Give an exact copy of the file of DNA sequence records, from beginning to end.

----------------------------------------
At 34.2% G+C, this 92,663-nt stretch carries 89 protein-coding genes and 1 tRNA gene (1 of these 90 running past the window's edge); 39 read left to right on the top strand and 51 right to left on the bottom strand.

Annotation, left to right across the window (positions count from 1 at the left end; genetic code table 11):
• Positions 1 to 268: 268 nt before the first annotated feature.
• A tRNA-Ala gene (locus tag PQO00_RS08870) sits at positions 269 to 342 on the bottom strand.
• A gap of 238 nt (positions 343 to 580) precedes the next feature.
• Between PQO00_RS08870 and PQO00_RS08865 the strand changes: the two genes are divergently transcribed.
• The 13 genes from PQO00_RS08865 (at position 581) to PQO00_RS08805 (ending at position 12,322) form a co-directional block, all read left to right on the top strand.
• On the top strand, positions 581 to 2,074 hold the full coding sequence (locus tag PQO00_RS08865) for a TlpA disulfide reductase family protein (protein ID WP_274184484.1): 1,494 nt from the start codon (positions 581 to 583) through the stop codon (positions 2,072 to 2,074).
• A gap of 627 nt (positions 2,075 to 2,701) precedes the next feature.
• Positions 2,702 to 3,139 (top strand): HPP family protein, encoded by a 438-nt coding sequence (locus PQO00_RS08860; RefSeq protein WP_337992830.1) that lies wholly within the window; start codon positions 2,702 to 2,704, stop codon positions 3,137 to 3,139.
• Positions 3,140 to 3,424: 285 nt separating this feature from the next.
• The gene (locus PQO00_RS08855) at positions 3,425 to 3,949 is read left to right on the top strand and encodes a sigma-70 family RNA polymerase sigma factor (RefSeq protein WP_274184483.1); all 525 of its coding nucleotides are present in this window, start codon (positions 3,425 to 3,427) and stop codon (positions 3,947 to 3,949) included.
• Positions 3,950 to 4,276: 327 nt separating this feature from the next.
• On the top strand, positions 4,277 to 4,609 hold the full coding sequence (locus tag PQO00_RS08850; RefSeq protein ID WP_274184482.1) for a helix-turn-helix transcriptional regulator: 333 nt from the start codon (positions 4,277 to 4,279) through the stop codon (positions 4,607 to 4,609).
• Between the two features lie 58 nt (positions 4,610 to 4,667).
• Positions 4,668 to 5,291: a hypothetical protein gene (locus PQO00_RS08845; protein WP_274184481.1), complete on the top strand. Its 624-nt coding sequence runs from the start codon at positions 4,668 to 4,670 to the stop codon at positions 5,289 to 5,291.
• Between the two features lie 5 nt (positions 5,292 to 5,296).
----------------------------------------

At 34.2% G+C, this 92,663-nt stretch carries 89 protein-coding genes and 1 tRNA gene (1 of these 90 running past the window's edge); 39 read left to right on the top strand and 51 right to left on the bottom strand.

Annotation, left to right across the window (positions count from 1 at the left end; genetic code table 11):
• Positions 1 to 268: 268 nt before the first annotated feature.
• A tRNA-Ala gene (locus tag PQO00_RS08870) sits at positions 269 to 342 on the bottom strand.
• A gap of 238 nt (positions 343 to 580) precedes the next feature.
• Between PQO00_RS08870 and PQO00_RS08865 the strand changes: the two genes are divergently transcribed.
• The 13 genes from PQO00_RS08865 (at position 581) to PQO00_RS08805 (ending at position 12,322) form a co-directional block, all read left to right on the top strand.
• On the top strand, positions 581 to 2,074 hold the full coding sequence (locus tag PQO00_RS08865) for a TlpA disulfide reductase family protein (protein ID WP_274184484.1): 1,494 nt from the start codon (positions 581 to 583) through the stop codon (positions 2,072 to 2,074).
• A gap of 627 nt (positions 2,075 to 2,701) precedes the next feature.
• Positions 2,702 to 3,139 (top strand): HPP family protein, encoded by a 438-nt coding sequence (locus PQO00_RS08860; RefSeq protein WP_337992830.1) that lies wholly within the window; start codon positions 2,702 to 2,704, stop codon positions 3,137 to 3,139.
• Positions 3,140 to 3,424: 285 nt separating this feature from the next.
• The gene (locus PQO00_RS08855) at positions 3,425 to 3,949 is read left to right on the top strand and encodes a sigma-70 family RNA polymerase sigma factor (RefSeq protein WP_274184483.1); all 525 of its coding nucleotides are present in this window, start codon (positions 3,425 to 3,427) and stop codon (positions 3,947 to 3,949) included.
• Positions 3,950 to 4,276: 327 nt separating this feature from the next.
• On the top strand, positions 4,277 to 4,609 hold the full coding sequence (locus tag PQO00_RS08850; RefSeq protein ID WP_274184482.1) for a helix-turn-helix transcriptional regulator: 333 nt from the start codon (positions 4,277 to 4,279) through the stop codon (positions 4,607 to 4,609).
• Between the two features lie 58 nt (positions 4,610 to 4,667).
• Positions 4,668 to 5,291: a hypothetical protein gene (locus PQO00_RS08845; protein WP_274184481.1), complete on the top strand. Its 624-nt coding sequence runs from the start codon at positions 4,668 to 4,670 to the stop codon at positions 5,289 to 5,291.
• Between the two features lie 5 nt (positions 5,292 to 5,296).